Even though it is, of course, advisable to learn to read written Arabic, it is impossible to live in an Arab country and communicate with the population without knowledge of the local dialect, and this is why we need dictionaries of the spoken language.

Palestinian Arabic

The Arabic spoken in Israel and Palestine, and by the Palestinian diaspora in Lebanon, Syria and elsewhere, is an eastern dialect of Arabic which is understood throughout the Middle East. This dialect, no doubt because of its central geographical location, has several advantages over neighbouring dialects such as Lebanese, Syrian and Egyptian: in Palestinian the stress falls almost exactly as it does in classical Arabic (this is not the case with Egyptian dialect, for example), while the vowels are close to those of Standard Arabic, being more varied and more distinct than those of Lebanese or Syrian. In addition, the Palestinian vocabulary contains both words used in Egypt and words common in Lebanon and Syria, thus providing access to these neighbouring dialects, e.g., lissa/  baced still; bαrdo / kamān = also; zayy / mitel = as, like. From this brief survey it may be concluded that the study of Palestinian dialect provides an excellent basis for communication in Arabic throughout the Middle East.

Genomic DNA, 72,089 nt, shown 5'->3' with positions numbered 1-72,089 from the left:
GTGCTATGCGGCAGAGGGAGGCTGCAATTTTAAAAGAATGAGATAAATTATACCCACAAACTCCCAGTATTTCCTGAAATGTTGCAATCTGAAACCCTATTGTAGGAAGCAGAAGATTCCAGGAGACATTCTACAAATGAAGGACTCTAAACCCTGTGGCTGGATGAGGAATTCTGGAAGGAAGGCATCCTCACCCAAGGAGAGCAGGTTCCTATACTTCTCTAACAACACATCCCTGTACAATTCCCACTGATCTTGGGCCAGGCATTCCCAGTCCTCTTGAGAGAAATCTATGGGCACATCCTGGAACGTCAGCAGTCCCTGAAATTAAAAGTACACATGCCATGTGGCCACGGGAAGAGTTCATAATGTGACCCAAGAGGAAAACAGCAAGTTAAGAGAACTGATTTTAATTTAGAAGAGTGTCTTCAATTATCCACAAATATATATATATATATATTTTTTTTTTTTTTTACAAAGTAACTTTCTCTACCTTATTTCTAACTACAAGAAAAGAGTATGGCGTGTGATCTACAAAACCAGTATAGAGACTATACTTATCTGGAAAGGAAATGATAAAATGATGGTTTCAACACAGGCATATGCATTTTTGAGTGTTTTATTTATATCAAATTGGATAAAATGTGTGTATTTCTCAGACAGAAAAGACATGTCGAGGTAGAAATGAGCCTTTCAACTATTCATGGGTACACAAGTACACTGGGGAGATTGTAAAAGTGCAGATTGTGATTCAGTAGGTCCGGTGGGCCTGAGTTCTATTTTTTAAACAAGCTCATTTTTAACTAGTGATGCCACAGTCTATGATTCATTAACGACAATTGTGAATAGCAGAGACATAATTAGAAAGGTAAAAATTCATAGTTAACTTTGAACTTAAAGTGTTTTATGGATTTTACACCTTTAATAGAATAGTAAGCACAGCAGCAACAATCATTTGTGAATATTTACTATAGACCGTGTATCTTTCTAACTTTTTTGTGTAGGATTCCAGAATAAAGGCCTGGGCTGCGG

Variation and regional differences

In this dictionary I have chosen urban speech as my standard, for several reasons: it is relatively uniform, it is the dialect normally heard in television interviews, for example, and it is what non-Arabs are expected to speak. Rural dialects differ from region to region, and the dialect of a specific village sounds odd when used indiscriminately by a non-Arab – unless, of course, he or she has developed close ties with that particular village. An informant of mine from ‘Umm il-Fahem who settled in Jerusalem made a very clear distinction between urban and rural dialect in a question she once asked me: “Do you want me to talk the way they do in town or the way we do in our village?” There is a lot of research to be done on regional and village dialects, but this does not fall within the scope of a book designed to help non-Arabs acquire the language. My aim is to equip students of Arabic with a fairly standard form of speech which will enable them to understand most of what they hear and to express themselves in an accent which will excite neither surprise nor ridicule. Nevertheless, I have included in the dictionary a number of words commonly used in rural areas, such as hān; hal-hīn (here; now). In Palestinian urban speech, too, there are regional differences, and a word or expression widely used in Jerusalem may not be understood in Nazareth, or vice-versa. Such words have been marked with a (J) for Jerusalem or a (G) for Galilee, or may be followed by the rather non-committal expression “in some areas”; this enables the reader to understand a word he may have heard in Tarshiha, for example, while at the same time warning him that if he uses it elsewhere he may not be understood.